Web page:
Bonsai Gardening Secrets:
Using the Propagation Technique Known as Budding to Grow Beautiful
by Michael J. McGroarty
Flowering Dogwood trees can be easily
grown from seed, however 99.9999% of the seedlings that sprout will be
Cornus Florida, which is White Flowering Dogwood. It doesn’t matter if
you collect the seeds from a White Dogwood or a Pink Dogwood, the
seedlings are likely to be white.
The only predictable way to grow a Pink Dogwood, Red Dogwood, or one
of the beautiful Dogwoods with variegated leaves, is to bud or graft
the desired variety onto a White Dogwood seedling. That’s why the
botanical name for Pink Dogwood is Cornus Florida Rubra. Cornus means
Dogwood, Florida indicates White, Rubra indicates Red or Pink. Cornus
Florida Rubra indicates Pink Dogwood grown on White Dogwood rootstock.
Between budding and grafting, budding is the most common technique
used in the nursery industry. Grafting is usually done in the late
winter months when the plants are dormant. When you graft a plant you
remove a small branch (4 to 6 inches) from the desired variety, trim
the end of the branch to expose the tissue under the bark and then
trim a taper on the end. You then trim the seedling in such a way to
match and receive the branch you are grafting on to it. Timing,
temperature, and humidity are all critical to the success of the
procedure, which is usually done in a greenhouse.
Budding is much easier, and does not have to be done in a controlled
environment. Most budding is done later in the summer when the bark on
the seedling slips easily. That means that when a cut is made in the
bark of the seedling it can be easily pulled away from the tissue
layer under the bark. This tissue is known as the cambium layer. Here
in the north Crabapples and other fruits are usually ready to bud
around mid to late July, while Dogwoods are not ready until late
Unlike grafting where you use a small branch to attach to the
seedling, when you bud you insert a single bud under the bark, budding
is usually done down low on the seedling, very close to the soil. You
can bud up higher, but any new growth that appears below that bud must
be removed because it will be identical to the rootstock and not the
The budding process is quite simple. Just clip a branch from the tree
of the desired variety, this is known as a bud stick because it has
many buds that can be used for budding. The buds can be found at the
base of each leaf. Look closely where the leaf emerges from the branch
and you will see a very small bud. In the fall when the tree goes
dormant the leaf will fall off, and bud will remain. The following
spring the bud will grow into a new branch.
When you slip that bud under the bark of a compatible seedling, it
will grow the following spring just as if it were still on the parent
plant, with all of the qualities of the desired variety. All most all
fruit bearing and ornamental trees are grown this way.
Just make a “T” shaped cut in the bark of the seedling. A horizontal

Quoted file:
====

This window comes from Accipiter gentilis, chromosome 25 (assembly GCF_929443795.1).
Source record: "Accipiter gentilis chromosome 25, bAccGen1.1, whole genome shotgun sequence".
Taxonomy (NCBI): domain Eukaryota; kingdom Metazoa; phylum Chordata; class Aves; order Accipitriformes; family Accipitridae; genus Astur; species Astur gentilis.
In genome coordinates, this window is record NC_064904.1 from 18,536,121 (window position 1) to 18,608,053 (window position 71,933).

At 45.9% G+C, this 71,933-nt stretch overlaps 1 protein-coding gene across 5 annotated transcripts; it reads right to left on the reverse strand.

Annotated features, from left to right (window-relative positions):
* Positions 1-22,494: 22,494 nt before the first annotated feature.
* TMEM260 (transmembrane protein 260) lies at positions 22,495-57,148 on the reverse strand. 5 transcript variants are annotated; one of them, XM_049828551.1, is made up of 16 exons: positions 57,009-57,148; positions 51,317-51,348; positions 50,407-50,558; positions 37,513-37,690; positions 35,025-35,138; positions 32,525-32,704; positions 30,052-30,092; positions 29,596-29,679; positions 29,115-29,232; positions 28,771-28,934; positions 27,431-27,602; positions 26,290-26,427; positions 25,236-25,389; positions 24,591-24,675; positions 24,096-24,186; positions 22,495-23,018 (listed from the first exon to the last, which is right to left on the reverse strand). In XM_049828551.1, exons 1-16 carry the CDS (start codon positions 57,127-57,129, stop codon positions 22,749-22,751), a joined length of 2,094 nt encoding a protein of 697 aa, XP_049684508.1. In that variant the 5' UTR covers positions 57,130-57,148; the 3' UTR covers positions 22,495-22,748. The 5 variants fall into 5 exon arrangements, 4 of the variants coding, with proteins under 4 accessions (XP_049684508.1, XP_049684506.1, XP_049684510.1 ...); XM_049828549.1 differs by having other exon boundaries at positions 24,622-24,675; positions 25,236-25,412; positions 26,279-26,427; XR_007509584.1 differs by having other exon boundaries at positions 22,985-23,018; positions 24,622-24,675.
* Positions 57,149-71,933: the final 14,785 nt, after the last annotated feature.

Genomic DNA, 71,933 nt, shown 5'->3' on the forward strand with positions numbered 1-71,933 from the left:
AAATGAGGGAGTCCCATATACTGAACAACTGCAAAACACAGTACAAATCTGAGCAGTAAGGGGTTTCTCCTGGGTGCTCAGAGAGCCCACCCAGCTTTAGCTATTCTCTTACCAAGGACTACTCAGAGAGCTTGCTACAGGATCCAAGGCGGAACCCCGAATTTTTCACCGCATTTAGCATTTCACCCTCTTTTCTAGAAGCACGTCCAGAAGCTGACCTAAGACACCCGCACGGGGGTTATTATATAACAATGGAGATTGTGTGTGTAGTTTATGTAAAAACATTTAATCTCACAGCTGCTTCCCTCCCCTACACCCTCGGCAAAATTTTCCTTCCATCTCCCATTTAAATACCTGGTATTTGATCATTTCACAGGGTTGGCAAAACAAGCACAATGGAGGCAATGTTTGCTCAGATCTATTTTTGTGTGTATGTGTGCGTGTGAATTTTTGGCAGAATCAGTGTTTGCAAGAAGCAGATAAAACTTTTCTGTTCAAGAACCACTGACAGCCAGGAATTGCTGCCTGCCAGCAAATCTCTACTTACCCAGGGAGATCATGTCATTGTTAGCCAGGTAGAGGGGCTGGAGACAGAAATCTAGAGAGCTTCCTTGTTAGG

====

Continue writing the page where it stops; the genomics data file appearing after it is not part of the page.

cut about ¼” long, with a vertical downward cut about ½” long. The two
cuts should intersect at the top of the “T”. Don’t cut into the
cambium tissue, just slice the bark and open it up slightly with your
knife or razor blade. Now you are ready to remove the bud from the bud
First clip off and discard the leaf from the bud that you are about to
remove. When you remove the leaf, leave the stem attached to the bud
stick, just remove the leaf itself. The stem makes a nice little
handle to hold on to. To remove the bud from the bud stick just cut
into the bark and under the bud, it should pop off easily. Again,
don’t cut into the cambium tissue, but make sure you are under the
bark so you don’t damage the bud. Along with the bud you will have a
small piece of bark shaped like a tiny banana peel, and the stem from
Visit this page for photos of this complete process: http://www.freeplants.com/budding_fruit_trees_and_ornamental_plants.htm
Holding the bud by it’s handle (the stem) slide it into the “T” shaped
cut you made on the seedling. Make sure you put it in right side up.
The stem and the leaf should protrude through the slit, and the stem
should be pointing toward the sky at an angle. Push the bud all the
way down into the slit by catching the bark, (Not the Bud) with the
tip of your knife.
Now cut a rubber band so that it is no longer a loop and wrap it
around the seedling to close the opening so dirt, water, air, and
insects can’t get in. Make a wrap below the bud, and a few wraps above
the bud. Use a rubber band approx. ¼” wide, and be careful not to wrap
too close to the bud, nor to tight.
You don’t want to strangle the seedling, it needs to be healthy and
happy so the new bud will bond to the cambium layer. Leave the rubber
band on until early spring, at which time you should remove it, and
clip off the top of the seedling just above the bud. As the plant
comes out of dormancy the bud will begin to grow into a new branch
just as if it is still attached to the parent plant, except that now
it is going to grow upright and form the stem of a tree.
When this new growth reaches a height of 3 to 4 feet, clip the tip
off, this will force it to start putting on lateral branches. Once
these lateral branches are 18” long or so, you can remove all the
growth from the stem below where the lateral branches start. Now the
plant should look like a beautiful little tree. And that makes you the
With all of that said, today it is possible to grow Pink Dogwoods by
rooting cuttings under intermittent mist, however, it is tricky, and
my few attempts have failed. ??? Most nurseryman still bud them.
Michael J. McGroarty is the author of this article. Visit his most
http://www.freeplants.com and sign up for his
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